• calcium channels;
  • oscillations;
  • rat hippocampal neurons;
  • synaptic transmission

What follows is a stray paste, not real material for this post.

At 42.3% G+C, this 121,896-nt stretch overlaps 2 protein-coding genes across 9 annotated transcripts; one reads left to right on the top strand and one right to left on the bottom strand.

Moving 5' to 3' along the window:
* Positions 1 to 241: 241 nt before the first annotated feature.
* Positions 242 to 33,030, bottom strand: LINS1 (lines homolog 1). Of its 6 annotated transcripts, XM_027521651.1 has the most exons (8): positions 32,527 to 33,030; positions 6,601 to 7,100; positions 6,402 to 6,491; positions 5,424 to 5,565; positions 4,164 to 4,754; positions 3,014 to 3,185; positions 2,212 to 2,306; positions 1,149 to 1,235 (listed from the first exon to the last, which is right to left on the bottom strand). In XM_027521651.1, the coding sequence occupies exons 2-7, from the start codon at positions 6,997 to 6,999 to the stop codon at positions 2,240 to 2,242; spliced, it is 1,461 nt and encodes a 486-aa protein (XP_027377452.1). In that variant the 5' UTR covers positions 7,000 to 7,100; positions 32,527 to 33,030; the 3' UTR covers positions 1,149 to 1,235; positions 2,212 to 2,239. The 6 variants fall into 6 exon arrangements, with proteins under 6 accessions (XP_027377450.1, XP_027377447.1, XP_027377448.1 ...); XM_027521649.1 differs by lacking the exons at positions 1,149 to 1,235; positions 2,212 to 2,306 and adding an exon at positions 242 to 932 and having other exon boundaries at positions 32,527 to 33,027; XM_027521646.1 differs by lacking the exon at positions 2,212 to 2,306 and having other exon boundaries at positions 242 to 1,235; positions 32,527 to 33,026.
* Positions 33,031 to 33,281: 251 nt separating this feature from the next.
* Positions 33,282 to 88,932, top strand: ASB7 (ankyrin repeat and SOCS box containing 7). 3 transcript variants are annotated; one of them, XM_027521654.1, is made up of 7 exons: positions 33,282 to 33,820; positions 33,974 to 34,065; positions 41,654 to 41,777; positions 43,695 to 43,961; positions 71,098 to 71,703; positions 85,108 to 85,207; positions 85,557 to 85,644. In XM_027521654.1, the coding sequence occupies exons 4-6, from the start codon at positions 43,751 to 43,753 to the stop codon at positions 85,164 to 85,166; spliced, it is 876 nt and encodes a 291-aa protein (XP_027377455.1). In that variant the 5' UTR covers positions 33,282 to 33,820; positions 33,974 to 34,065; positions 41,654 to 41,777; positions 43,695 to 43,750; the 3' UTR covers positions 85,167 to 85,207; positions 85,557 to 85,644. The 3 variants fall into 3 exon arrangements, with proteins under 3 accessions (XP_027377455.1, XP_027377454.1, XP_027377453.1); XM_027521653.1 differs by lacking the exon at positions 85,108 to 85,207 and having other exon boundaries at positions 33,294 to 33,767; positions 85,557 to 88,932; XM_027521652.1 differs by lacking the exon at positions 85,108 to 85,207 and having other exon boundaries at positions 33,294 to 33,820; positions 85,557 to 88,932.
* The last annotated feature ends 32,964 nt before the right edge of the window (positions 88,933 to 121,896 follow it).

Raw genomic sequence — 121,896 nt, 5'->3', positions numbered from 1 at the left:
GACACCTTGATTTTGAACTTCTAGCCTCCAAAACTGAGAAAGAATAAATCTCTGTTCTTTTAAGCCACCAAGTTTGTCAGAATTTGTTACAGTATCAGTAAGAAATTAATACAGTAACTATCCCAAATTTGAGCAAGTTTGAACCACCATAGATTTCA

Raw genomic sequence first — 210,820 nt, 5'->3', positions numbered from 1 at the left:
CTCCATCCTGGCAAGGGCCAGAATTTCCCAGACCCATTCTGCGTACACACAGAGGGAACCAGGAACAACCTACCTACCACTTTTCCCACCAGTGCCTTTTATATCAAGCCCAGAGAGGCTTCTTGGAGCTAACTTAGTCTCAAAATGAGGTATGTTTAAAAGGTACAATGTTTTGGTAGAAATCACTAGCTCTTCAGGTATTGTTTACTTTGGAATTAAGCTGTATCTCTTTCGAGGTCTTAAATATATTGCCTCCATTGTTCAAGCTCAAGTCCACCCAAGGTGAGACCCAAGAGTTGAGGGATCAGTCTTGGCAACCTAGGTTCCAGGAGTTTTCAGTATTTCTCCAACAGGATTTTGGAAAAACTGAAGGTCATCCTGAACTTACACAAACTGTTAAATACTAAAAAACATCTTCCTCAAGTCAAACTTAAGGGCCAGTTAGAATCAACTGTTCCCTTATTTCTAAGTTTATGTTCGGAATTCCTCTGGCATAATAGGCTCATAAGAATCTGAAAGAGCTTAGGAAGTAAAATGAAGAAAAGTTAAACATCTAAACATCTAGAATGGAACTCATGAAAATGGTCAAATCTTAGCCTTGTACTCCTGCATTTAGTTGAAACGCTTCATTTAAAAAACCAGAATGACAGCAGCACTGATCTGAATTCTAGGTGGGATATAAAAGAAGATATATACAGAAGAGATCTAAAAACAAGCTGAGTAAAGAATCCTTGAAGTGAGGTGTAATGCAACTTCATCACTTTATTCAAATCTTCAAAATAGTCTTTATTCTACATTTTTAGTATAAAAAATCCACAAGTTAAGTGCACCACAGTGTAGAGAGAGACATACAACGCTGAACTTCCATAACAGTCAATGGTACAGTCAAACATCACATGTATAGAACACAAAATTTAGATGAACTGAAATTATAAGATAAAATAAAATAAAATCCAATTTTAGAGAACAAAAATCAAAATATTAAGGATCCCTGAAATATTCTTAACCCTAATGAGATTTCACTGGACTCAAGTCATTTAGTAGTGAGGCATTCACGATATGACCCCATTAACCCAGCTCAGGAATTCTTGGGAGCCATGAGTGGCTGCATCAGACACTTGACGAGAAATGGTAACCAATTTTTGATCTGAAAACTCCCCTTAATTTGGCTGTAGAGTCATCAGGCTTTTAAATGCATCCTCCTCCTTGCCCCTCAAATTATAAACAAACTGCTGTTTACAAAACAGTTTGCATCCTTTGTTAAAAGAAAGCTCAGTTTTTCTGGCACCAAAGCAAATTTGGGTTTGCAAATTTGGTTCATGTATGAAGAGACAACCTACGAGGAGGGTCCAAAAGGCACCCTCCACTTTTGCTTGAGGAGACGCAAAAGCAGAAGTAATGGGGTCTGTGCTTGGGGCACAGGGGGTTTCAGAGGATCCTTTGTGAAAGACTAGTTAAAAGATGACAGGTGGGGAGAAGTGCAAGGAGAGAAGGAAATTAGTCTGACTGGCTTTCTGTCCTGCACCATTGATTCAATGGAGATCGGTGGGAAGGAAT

We have detected spontaneous, synchronous calcium oscillations, associated with variations in membrane potential, in hippocampal neurons maintained in primary culture. The oscillatory activity is synaptically driven, as it is blocked by tetrodotoxin, by the glutamate receptor antagonist 6-cyano-7-nitroquinoxaline-2,3-dione (CNQX) and by toxins inhibiting neurotransmitter release from presynaptic nerve endings. Neuronal oscillations do not require for their expression the presence of a polyneuronal network and are not primarily influenced by the γ-aminobutyric acid (GABAA) receptor antagonist picrotoxin, suggesting that they entirely rely on glutamatergic neurotransmission. Synaptic and intrinsic conductances shape the synchronized oscillations in hippocampal neurons. The concomitant activation of N-methyl- d-aspartate (NMDA) receptors and voltage-activated L-type calcium channels allows calcium entering from the extracellular medium and sustaining the long depolarization, which shapes every single calcium wave.